Exactly as the title, what does "nine-and-twenty" mean?

Here's an example of sentence:

Afraid of him! No, indeed! But I wish you will consider that a man of nine-and-twenty won’t relish having his affairs meddled with. Besides, he will very likely wonder what the deuce it has to do with me, and I’m sure I can’t tell him! I wish I had not come.

The Corinthian, Georgette Heyer, 1940

  • Well, just what do you think it means? Come on, give it a try. What can it possibly mean? – RegDwigнt Sep 16 '16 at 11:38

It's an archaic form of saying "Twenty Nine". Most probably this is a paraphrasing of the nursery rhyme "Sing a song of sixpence":

Four and twenty blackbirds, baked in a pie

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It is just an way to write twenty-nine that has fallen out of use.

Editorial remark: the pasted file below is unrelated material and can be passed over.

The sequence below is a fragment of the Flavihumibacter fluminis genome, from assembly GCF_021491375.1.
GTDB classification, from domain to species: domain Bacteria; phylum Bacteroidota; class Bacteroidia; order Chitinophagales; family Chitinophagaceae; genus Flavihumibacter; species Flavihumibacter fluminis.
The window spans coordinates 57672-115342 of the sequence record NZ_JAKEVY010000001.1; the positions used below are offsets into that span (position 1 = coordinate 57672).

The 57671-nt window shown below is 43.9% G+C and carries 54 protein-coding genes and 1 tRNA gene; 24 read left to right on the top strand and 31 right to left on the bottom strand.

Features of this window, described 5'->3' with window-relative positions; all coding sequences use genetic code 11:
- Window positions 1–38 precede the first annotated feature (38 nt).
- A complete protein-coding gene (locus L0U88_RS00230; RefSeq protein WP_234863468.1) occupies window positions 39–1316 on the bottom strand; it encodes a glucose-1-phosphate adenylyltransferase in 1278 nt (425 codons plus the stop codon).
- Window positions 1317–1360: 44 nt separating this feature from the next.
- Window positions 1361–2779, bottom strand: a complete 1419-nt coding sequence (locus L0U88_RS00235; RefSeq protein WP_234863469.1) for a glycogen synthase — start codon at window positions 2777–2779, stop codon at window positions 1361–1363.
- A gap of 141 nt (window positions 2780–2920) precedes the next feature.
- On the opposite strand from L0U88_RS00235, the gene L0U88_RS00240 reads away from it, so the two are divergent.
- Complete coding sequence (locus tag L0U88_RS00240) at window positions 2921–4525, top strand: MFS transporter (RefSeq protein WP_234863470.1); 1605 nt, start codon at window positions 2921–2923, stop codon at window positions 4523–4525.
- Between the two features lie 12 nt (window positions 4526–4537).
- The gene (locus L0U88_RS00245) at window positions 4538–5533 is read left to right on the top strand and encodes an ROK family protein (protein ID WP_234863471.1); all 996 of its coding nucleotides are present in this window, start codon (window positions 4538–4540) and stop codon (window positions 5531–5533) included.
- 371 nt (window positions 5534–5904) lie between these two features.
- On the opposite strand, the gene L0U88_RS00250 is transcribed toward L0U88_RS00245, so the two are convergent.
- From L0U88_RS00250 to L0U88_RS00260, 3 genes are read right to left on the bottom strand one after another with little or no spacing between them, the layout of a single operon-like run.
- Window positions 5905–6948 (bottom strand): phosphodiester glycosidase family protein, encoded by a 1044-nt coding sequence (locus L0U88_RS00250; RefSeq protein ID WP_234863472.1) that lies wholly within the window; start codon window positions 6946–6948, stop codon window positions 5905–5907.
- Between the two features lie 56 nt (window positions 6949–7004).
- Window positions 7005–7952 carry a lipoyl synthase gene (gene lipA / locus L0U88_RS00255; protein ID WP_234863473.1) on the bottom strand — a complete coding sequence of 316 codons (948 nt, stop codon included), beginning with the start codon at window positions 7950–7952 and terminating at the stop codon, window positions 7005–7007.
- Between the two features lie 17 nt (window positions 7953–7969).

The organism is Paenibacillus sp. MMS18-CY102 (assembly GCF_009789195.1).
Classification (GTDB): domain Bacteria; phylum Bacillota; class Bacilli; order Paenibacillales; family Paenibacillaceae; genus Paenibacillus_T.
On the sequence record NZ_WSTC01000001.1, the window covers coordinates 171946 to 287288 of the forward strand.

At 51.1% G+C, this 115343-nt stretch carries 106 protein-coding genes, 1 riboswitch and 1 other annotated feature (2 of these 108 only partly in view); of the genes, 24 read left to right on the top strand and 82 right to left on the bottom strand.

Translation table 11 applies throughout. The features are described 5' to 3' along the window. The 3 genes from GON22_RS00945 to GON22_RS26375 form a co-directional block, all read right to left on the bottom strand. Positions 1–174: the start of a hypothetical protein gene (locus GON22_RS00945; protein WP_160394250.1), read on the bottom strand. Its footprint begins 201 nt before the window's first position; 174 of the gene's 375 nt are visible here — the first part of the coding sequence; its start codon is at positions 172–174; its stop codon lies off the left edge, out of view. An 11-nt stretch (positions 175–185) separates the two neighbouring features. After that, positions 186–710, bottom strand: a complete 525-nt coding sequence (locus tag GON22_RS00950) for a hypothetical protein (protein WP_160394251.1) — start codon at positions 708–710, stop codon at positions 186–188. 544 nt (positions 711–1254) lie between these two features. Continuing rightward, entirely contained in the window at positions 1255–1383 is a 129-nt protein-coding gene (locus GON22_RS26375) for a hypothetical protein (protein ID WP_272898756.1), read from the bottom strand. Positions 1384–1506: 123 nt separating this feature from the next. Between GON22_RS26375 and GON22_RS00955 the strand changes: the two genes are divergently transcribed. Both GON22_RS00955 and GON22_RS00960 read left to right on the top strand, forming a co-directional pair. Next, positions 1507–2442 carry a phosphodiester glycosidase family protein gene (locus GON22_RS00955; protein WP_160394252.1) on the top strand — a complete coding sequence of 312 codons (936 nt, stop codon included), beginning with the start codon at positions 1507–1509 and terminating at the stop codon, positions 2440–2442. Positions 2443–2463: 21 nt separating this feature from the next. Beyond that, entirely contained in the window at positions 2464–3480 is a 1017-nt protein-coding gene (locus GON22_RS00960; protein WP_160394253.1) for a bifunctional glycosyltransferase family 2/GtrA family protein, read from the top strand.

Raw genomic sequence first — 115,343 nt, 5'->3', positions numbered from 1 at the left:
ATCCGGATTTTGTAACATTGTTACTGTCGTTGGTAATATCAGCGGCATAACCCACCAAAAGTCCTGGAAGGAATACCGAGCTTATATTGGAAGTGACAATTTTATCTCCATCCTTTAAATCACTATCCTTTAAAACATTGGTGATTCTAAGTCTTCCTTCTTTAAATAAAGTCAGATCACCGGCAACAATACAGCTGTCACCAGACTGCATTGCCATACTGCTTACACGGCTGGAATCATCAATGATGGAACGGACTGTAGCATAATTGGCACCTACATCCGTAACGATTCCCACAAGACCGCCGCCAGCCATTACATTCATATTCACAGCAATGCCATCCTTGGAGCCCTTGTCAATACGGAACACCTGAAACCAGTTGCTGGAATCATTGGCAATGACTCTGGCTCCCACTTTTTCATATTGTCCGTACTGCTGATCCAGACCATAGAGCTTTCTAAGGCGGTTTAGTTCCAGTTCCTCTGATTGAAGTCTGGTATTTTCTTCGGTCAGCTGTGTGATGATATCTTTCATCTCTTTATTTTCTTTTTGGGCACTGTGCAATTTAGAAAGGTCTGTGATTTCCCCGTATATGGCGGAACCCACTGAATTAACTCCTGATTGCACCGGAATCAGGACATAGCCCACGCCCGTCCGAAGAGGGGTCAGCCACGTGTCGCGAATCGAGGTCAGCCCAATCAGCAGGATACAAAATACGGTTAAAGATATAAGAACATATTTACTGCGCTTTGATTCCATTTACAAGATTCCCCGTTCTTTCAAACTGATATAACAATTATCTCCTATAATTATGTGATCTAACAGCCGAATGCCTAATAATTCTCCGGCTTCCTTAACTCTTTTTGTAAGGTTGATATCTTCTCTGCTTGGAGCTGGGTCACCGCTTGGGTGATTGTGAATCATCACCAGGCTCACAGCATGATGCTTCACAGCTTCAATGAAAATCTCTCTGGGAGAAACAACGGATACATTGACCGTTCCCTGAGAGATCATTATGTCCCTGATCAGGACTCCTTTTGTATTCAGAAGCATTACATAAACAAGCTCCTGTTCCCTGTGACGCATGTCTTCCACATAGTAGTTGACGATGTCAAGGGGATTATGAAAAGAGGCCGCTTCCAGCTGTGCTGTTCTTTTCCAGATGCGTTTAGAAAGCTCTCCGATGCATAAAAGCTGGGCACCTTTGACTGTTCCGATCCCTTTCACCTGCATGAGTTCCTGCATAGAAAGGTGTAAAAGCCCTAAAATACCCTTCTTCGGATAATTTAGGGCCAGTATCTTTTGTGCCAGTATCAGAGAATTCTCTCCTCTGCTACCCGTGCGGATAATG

Have a look at this ngram, you can clearly see that in the first half of the eighteenth century the modern number word order took off.

Since it is a book another suspicion falls flat. A botched translation from one of the many languages that have exactly that kind of word order, like German, and Dutch for example.

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  • 1
    It is not a botched translation; it is an author deliberately using archaic language a book set in the early 19th century. – Peter Shor Sep 16 '16 at 11:35
  • @PeterShor It's what I said, that suspicion falls flat. – Helmar Sep 16 '16 at 11:37

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